The advisory takes effect on Monday, Nov. 16 and will last for 30 days, according to a release from the city. Residents should leave home only for work, school or essential needs like medical care or groceries, Lightfoot announced.

Illinois has seen a drastic rise in Covid infections, with roughly 11,400 new cases recorded on average each day over the last week. Those levels are 60% higher than the state's new-infection tally a week ago, ranking Illinois among the fastest-growing outbreaks in the country, according to a CNBC analysis of Johns Hopkins data.

—Sara Salinas

Trump advisor Corey Lewandowski tests positive for coronavirus

Trump campaign adviser Corey Lewandowski, with former Florida Attorney General Pam Bondi (L), speaks outside the Pennsylvania Convention Center on November 5, 2020 in Philadelphia, Pennsylvania.
Kena Betancur | AFP | Getty Images

Corey Lewandowski, a top Trump campaign advisor who has helped lead efforts to undermine President-elect Joe Biden's victory, has tested positive for the coronavirus.

Lewandowski, 47, confirmed in a text to CNBC on Thursday that he tested positive for Covid-19 a day earlier.

Asked if he was experiencing symptoms of the virus, Lewandowski told CNBC: "I feel great."

Lewandowski, who was Trump's campaign manager in 2016, is only the latest person in Trump's orbit to have contracted the virus.

Just this week, multiple people who are connected to Trump's campaign or had attended an in-person, indoor election night party at the White House have tested positive for Covid-19.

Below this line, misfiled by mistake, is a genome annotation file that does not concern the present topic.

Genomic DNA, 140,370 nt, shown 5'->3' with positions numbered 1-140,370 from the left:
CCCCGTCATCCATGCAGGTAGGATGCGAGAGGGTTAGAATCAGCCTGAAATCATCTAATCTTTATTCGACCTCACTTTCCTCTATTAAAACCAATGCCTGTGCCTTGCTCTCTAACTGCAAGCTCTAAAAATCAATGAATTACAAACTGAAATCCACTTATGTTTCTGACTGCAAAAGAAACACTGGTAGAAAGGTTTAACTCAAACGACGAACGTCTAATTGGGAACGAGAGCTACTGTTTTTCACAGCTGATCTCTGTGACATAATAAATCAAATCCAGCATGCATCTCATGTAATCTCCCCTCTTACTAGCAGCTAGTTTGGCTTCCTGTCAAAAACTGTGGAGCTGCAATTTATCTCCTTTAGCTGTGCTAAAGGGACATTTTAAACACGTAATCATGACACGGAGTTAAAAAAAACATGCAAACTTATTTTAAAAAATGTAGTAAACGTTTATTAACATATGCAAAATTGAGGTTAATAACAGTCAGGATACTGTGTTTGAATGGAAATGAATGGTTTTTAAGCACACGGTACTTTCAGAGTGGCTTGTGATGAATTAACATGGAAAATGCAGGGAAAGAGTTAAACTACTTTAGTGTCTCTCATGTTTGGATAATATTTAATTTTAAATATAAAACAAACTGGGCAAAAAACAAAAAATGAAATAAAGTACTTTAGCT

Kevin Breuninger

Pelosi and McConnell are split on coronavirus aid as infections hit new records

Pelosi and Schumer say coronavirus spike raises the urgency for a new relief bill
Pelosi and Schumer say coronavirus spike raises urgency for a new relief bill

Emerging from the 2020 election into a United States devastated by rising coronavirus cases, congressional leaders appear as divided as ever on what a relief package will require.

House Speaker Nancy Pelosi, D-Calif., said her party's likely loss of six seats or more on Election Day does not change her view that the country needs at least $2.2 trillion in federal aid. She cited the new U.S. infection record of more than 140,000 hit on Wednesday.

Senate Majority Leader Mitch McConnell, though, said he still supports a roughly $500 billion bill. The Kentucky Republican rejected a "dramatically larger" plan that Pelosi and Senate Minority Leader Chuck Schumer, D-N.Y., support.

Republicans have cited a gradually improving economy in calling for more narrow legislation. But the surge in Covid-19 cases raises the prospect of fresh economic damage at a time when more than 20 million Americans are still receiving some form of unemployment assistance.

President Donald Trump also may not have an appetite to pass relief legislation before President-elect Joe Biden takes office on Jan. 20. Democrats will hold the House in the next Congress, according to NBC News, while control of the Senate will come down to two likely runoffs in Georgia in January.

—Jacob Pramuk

Airline employment dropping to lowest levels since the mid-80s

The U.S. airline industry will have shed some 90,000 jobs by the end of the year, bringing the sector's employment levels down to the lowest since the mid-1980s, according to trade group Airlines for America. Employment peaked in June 2001.

The coronavirus pandemic is the industry's biggest-ever crisis and despite recent upticks, demand is hovering at around a third of last year's levels.

Airlines expect to carry more travelers around Thanksgiving but remote work or school, quarantine and testing requirements are reshaping travelers' habits. They're staying longer or even buying one-way tickets, meaning the spikes in demand — and fares — won't likely materialize. U.S. airline capacity around Thanksgiving will be down 39% from a year earlier, compared with a 47% decline in the first 17 days of November.